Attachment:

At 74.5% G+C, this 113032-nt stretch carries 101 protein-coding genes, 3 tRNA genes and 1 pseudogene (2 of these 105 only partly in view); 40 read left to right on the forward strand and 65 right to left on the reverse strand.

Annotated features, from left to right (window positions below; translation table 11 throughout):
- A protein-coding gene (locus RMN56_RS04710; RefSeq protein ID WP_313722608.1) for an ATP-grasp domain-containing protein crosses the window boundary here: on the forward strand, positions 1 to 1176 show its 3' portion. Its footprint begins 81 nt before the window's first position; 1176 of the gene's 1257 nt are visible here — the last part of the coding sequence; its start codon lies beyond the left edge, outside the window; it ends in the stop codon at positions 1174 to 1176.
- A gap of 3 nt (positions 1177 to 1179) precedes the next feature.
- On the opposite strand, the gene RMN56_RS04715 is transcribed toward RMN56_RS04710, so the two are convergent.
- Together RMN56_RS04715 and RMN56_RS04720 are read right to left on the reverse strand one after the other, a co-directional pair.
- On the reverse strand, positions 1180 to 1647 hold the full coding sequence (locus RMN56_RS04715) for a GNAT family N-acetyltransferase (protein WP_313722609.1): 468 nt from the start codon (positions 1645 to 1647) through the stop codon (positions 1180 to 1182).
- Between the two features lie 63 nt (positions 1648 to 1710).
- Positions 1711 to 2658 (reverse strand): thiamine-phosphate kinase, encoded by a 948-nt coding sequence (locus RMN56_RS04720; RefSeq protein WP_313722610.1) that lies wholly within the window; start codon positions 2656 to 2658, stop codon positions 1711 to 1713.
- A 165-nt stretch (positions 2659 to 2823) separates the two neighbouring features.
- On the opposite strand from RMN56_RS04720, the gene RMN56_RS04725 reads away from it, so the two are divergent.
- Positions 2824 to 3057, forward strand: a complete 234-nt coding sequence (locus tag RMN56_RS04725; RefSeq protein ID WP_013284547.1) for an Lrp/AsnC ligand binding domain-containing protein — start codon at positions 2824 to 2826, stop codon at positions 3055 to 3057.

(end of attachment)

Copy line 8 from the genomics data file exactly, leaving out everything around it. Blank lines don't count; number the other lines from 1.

- Between the two features lie 63 nt (positions 1648 to 1710).